330,000 voters register so far for June Libya poll

AFP , Sunday 6 May 2012

The number of Libyan voters who registered so far is a positive indicator for a good turnout in the country's upcoming constituent assembly elections, says electoral commission chief

The chief of Libya's election commission said on Sunday that 330,000 people have so far registered as voters to elect the nation's first constituent assembly in June.

"The number of voters registered by yesterday (Saturday) evening is 330,000," Nuri al-Abbar told a news conference in Tripoli.

Abbar said that the number was a "positive indicator" that an increasing number of citizens would register as voters at 1,473 centres nationwide.

Voter registration began on Tuesday and is expected to continue for two weeks.

Abbar said Libyans abroad in countries such as Britain, Canada, Germany, Jordan, the United Arab Emirates and the United States and will be able to vote in the country's embassies there.

He also said registration centres will be opened for displaced Libyans in the cities where they now reside. Thousands of people were uprooted across the country during last year's conflict.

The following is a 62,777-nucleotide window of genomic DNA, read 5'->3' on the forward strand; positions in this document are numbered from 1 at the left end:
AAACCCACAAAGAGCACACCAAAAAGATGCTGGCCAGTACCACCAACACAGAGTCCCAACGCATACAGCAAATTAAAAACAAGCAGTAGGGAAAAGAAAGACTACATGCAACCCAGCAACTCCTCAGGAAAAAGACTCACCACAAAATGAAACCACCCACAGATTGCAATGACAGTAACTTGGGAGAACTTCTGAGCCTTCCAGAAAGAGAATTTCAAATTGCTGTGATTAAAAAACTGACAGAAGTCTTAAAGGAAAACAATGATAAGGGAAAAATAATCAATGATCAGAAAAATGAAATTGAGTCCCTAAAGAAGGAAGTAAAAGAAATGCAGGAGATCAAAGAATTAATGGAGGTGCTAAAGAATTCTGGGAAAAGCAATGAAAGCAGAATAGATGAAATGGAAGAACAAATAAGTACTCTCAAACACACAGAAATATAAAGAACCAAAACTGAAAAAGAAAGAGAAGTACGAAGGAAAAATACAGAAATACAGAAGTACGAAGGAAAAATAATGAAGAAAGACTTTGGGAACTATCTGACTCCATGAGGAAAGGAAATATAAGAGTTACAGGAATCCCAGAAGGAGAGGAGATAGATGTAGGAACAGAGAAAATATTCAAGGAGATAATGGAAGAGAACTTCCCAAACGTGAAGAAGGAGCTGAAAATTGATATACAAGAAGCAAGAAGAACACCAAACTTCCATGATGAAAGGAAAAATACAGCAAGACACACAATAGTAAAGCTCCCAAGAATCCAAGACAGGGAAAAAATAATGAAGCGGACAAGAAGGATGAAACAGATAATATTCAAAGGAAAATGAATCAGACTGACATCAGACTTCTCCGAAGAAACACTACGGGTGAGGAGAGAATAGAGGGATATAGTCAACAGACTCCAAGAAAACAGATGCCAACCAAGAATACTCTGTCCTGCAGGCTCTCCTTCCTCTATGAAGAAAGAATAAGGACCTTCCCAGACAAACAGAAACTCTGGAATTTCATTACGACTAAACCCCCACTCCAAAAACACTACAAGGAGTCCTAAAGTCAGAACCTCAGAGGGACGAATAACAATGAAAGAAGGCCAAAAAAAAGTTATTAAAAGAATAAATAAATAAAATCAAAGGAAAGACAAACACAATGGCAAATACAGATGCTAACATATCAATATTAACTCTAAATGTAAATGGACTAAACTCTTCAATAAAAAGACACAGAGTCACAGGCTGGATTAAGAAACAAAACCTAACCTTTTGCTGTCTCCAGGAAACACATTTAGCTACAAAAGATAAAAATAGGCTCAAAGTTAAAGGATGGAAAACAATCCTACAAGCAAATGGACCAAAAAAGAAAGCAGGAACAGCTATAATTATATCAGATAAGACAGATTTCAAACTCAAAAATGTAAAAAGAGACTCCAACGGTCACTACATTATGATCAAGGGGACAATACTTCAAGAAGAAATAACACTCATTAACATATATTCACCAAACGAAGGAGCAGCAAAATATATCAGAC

The election for the assembly is the first such poll in Libya after four decades of dictatorship under Moamer Kadhafi who was ousted and killed in the 2011 revolt.

Abbar said the date of the election was still to be fixed, but added that the deadline adopted by a constitutional declaration of the ruling National Transitional Council will be "respected."

Under the constitutional declaration the election for the constituent assembly will be held in June.

Libya has six million residents, among them 3.4 million potential voters, according to the election commission.

The 200-member assembly when elected will appoint a committee of experts to write a draft constitution which will then be submitted to a national referendum.

A total of 120 seats in the assembly are reserved for independent candidates, while the remaining 80 are open to political parties.

Dozens of political parties have been formed in recent months.

Since the start of the Arab Spring uprisings in several countries, elections have mostly benefited Islamists. The same trend is expected in Libya, which often projects itself as a moderate Muslim nation.

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